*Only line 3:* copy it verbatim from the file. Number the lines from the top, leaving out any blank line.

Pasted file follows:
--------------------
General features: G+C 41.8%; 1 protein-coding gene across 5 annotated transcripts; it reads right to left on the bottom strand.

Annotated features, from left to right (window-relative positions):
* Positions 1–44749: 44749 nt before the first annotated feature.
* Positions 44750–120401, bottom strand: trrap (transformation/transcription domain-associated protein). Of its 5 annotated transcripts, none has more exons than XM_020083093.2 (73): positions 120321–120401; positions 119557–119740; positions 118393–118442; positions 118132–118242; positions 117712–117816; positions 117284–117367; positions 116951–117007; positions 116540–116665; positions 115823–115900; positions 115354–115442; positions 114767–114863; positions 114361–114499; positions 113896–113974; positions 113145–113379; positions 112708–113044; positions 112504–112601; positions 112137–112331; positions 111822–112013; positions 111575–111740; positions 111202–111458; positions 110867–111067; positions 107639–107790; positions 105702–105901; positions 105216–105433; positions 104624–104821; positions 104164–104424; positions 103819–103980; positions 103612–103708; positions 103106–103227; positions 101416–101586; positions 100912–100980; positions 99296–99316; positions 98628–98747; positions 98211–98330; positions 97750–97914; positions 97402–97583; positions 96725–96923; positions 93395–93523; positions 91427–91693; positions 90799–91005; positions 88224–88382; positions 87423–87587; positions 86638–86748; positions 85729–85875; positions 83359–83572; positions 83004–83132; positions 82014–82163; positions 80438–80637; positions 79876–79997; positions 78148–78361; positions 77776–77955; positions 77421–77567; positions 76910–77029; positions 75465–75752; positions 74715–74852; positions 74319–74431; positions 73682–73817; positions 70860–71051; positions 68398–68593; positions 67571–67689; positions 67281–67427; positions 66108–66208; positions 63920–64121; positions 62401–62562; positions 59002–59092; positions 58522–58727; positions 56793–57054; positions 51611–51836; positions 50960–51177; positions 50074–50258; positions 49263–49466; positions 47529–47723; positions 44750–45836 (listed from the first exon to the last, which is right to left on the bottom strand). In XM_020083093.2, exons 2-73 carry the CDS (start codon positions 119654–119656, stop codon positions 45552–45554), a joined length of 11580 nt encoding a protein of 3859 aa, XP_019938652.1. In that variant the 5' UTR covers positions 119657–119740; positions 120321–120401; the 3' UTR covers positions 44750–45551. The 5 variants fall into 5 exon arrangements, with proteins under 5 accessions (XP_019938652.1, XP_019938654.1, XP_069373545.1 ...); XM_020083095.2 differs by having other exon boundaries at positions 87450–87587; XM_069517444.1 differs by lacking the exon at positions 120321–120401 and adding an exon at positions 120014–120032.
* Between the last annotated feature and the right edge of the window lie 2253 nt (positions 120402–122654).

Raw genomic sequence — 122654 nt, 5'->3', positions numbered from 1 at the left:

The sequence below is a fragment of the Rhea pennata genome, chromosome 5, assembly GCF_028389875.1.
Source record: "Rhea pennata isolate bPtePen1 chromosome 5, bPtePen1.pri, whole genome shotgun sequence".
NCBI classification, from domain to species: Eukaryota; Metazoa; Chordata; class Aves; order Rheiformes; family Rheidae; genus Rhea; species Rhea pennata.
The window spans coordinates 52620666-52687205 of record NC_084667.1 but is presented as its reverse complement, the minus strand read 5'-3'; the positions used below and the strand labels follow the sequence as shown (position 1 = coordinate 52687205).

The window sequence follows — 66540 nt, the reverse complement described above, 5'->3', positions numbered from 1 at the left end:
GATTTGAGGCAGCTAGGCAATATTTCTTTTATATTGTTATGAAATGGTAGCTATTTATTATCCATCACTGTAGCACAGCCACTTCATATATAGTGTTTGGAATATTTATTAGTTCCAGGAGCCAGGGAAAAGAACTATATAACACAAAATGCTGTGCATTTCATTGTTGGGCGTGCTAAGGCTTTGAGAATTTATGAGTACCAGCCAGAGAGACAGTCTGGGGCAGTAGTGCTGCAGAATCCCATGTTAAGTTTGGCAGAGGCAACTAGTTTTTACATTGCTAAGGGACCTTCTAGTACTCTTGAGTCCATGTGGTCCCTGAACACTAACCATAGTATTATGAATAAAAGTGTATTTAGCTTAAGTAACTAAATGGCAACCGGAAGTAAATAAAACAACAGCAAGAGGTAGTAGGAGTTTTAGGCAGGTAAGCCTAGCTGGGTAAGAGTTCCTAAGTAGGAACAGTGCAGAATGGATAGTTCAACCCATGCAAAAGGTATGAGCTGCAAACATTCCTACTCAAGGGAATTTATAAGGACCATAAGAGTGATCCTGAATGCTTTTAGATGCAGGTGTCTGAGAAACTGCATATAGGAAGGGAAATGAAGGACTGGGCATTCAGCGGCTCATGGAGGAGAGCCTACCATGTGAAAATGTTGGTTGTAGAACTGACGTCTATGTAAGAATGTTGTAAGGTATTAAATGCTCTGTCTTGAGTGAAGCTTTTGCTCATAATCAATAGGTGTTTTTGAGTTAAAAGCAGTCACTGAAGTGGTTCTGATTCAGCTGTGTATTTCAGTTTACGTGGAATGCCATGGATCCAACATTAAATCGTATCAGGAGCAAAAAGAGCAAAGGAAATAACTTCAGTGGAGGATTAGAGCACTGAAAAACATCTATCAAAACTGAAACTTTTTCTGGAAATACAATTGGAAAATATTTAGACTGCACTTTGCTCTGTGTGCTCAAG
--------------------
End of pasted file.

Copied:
* Positions 1–44749: 44749 nt before the first annotated feature.